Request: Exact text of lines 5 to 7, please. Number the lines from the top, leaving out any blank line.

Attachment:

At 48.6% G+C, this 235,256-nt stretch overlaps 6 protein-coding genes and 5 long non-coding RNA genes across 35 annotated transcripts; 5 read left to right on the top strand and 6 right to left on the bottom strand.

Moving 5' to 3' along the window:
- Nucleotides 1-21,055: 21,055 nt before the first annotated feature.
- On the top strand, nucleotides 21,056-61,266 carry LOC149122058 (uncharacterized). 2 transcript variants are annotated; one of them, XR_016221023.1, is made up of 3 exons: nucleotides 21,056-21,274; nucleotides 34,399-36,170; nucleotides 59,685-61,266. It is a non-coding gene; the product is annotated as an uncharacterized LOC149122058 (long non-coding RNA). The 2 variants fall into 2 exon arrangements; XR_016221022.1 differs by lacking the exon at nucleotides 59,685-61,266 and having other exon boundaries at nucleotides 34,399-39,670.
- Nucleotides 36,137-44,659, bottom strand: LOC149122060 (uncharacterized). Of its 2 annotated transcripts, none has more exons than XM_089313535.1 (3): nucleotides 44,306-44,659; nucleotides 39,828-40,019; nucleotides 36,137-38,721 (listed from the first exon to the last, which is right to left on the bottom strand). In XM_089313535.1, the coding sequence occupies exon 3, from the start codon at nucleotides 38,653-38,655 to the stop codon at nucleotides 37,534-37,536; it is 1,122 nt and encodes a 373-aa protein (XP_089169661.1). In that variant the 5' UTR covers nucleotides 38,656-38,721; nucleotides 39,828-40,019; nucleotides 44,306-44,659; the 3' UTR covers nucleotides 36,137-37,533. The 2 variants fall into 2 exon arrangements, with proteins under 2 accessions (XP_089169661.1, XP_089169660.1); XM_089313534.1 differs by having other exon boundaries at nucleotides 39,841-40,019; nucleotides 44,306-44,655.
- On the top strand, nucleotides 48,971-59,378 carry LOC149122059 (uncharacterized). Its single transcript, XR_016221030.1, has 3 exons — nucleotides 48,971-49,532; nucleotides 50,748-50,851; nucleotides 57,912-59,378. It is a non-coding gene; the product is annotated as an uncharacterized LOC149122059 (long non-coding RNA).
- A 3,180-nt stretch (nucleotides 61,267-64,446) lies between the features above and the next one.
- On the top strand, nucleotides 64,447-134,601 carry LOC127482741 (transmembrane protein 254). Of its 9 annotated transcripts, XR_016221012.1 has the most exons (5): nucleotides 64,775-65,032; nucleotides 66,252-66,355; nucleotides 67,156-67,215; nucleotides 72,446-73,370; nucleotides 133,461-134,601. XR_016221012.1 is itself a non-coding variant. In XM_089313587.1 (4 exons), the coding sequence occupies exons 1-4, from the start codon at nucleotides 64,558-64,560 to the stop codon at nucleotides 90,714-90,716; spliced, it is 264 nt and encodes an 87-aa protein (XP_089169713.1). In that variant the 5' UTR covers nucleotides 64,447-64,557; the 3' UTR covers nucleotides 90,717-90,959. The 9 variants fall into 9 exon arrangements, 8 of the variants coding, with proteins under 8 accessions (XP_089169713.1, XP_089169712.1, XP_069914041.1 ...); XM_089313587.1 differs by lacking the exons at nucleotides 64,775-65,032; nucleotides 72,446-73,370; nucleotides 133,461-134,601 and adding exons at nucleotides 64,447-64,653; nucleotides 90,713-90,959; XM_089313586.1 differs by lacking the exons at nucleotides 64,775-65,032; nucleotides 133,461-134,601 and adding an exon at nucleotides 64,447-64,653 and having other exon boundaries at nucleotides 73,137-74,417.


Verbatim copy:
- Nucleotides 36,137-44,659, bottom strand: LOC149122060 (uncharacterized). Of its 2 annotated transcripts, none has more exons than XM_089313535.1 (3): nucleotides 44,306-44,659; nucleotides 39,828-40,019; nucleotides 36,137-38,721 (listed from the first exon to the last, which is right to left on the bottom strand). In XM_089313535.1, the coding sequence occupies exon 3, from the start codon at nucleotides 38,653-38,655 to the stop codon at nucleotides 37,534-37,536; it is 1,122 nt and encodes a 373-aa protein (XP_089169661.1). In that variant the 5' UTR covers nucleotides 38,656-38,721; nucleotides 39,828-40,019; nucleotides 44,306-44,659; the 3' UTR covers nucleotides 36,137-37,533. The 2 variants fall into 2 exon arrangements, with proteins under 2 accessions (XP_089169661.1, XP_089169660.1); XM_089313534.1 differs by having other exon boundaries at nucleotides 39,841-40,019; nucleotides 44,306-44,655.
- On the top strand, nucleotides 48,971-59,378 carry LOC149122059 (uncharacterized). Its single transcript, XR_016221030.1, has 3 exons — nucleotides 48,971-49,532; nucleotides 50,748-50,851; nucleotides 57,912-59,378. It is a non-coding gene; the product is annotated as an uncharacterized LOC149122059 (long non-coding RNA).
- A 3,180-nt stretch (nucleotides 61,267-64,446) lies between the features above and the next one.